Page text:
Three women entrepreneurs who broke the $500k revenue barrier

Women are founding businesses at unprecedented rates – 2.5 times the national average according to the National Women’s Business Council. Still, women-owned businesses have a lot of ground to make up in order to gain an equal footing with their peers. Although women-owned businesses made up 36 percent of the country’s businesses in 2012, they accounted for just four percent of revenues and seven percent of private sector employment. A 2013 report issued by the Small Business Administration found that the major constraint limiting the growth of small businesses, especially women and minority-owned businesses, is inadequate access to financing.

4 in 10

Source: Womenable State of Women-Owned Businesses Report commissioned by American Express OPEN

In the U.S., firms with $500,000 or more in revenues represent just 9 percent of all businesses but contribute 91 percent of all private sector employment and 96 percent of all business revenue in the nation’s economy. Among women-owned businesses, four percent are meeting or exceeding this threshold. The women whose businesses fall into this category don’t fit a single profile, but the women entrepreneurs we work with share a passion for their business and the entrepreneurial spirit to ensure its success, even in the face of obstacles.

Vernita Johnson – DLV Printing, Chicago, IL



Vernita worked at a large printing firm before pursuing her dream to start her own business. She founded DLV Printing in Chicago with her two sisters in 1991.

Vernita says the best part about her business is her customers. “I meet so many different people in so many different professions, and learning what they do is very inspiring,” she said. “I have customers that have turned into my personal friends. A lot of people you get to mentor and help when they’re starting out, and it turns into a relationship with these people. It turns into more than a job.”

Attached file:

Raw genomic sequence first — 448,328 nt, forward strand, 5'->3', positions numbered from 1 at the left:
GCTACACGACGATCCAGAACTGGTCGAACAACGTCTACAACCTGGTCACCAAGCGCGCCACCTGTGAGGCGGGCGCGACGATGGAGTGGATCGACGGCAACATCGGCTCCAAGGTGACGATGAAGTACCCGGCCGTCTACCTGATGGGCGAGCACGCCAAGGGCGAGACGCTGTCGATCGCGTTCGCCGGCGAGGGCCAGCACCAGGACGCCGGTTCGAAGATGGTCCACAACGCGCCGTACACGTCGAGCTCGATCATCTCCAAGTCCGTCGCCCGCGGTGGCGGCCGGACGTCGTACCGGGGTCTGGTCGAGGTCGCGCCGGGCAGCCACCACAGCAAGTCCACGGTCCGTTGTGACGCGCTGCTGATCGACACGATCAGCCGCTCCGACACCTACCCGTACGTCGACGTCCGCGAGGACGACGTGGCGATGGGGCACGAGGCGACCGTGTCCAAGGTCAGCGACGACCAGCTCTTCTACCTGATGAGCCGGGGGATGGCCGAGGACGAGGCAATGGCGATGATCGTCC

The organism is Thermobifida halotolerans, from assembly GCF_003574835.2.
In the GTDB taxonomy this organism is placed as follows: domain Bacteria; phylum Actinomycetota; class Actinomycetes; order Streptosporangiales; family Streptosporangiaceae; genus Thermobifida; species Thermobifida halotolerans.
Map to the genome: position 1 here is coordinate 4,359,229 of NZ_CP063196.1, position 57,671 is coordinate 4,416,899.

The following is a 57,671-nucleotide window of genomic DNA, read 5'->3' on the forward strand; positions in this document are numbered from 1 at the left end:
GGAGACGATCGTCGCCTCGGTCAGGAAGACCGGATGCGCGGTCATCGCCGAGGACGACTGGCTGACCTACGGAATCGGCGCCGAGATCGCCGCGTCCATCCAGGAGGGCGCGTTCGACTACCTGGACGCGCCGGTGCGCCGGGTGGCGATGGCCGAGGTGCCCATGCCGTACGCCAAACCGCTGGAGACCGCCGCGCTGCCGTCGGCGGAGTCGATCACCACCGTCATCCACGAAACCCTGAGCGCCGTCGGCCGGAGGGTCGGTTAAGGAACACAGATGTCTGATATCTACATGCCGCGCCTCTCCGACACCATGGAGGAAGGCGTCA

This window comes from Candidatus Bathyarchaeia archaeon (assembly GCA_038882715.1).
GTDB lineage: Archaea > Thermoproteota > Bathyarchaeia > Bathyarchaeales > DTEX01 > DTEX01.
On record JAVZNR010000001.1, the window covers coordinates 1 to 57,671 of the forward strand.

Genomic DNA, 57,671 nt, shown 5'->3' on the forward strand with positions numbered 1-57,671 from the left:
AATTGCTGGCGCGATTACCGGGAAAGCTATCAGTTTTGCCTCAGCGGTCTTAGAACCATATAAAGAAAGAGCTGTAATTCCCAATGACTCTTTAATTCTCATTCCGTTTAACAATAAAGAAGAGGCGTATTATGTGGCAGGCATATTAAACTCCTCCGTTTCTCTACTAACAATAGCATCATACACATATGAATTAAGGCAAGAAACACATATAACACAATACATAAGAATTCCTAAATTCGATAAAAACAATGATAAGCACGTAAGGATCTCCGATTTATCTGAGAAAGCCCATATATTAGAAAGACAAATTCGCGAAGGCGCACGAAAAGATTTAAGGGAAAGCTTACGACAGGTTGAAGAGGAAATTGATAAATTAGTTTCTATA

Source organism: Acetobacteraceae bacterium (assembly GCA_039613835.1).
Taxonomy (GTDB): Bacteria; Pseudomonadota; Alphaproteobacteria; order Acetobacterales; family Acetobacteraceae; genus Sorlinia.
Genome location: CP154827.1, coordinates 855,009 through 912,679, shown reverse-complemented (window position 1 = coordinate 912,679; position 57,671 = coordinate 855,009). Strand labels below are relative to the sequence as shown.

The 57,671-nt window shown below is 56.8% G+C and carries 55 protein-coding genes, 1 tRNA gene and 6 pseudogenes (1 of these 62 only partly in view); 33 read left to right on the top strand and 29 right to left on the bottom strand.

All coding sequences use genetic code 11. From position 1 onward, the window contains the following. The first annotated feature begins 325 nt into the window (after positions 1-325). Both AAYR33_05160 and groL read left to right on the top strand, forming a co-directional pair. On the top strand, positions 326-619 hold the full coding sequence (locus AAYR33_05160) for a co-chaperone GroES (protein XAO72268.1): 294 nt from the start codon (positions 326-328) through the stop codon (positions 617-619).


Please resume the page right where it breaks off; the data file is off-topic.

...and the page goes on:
One of the main challenges Vernita faced in growing her business was accessing finance. With a loan from Accion, she was able to purchase equipment to expand DLV’s services to include silkscreen and embroidery in 2001. Another Accion loan allowed her to renovate a new, larger location for her business. These improvements have helped DLV Printing take on new business and hire more people in the community. The company experienced revenue growth of nearly 15 percent in 2015.

Vernita’s advice to other women starting businesses is to find mentors in their field, seek out training on business fundamentals, and above all be patient.

“If you have something and you stick with it, it will grow,” she said.

Brandi Jennings – BFAB Construction, Denver, CO



Brandi is the founder of BFAB Construction, a 100 percent women-owned and run commercial and residential construction company in Denver. Her business originally started as a welding company that she operated part time in addition to working for a general contractor. “I’ve always been an entrepreneur at heart,” she said.

Brandi was forced to take medical leave when she had to take 11 months of chemotherapy, and found that she needed to make her “side business” her main source of income during that time. After she was cleared to go back to work her employer recognized how well BFAB was performing and encouraged her to incorporate her business, offering to hire BFAB as a subcontractor.  “I incorporated that day and it’s grown from there,” she said.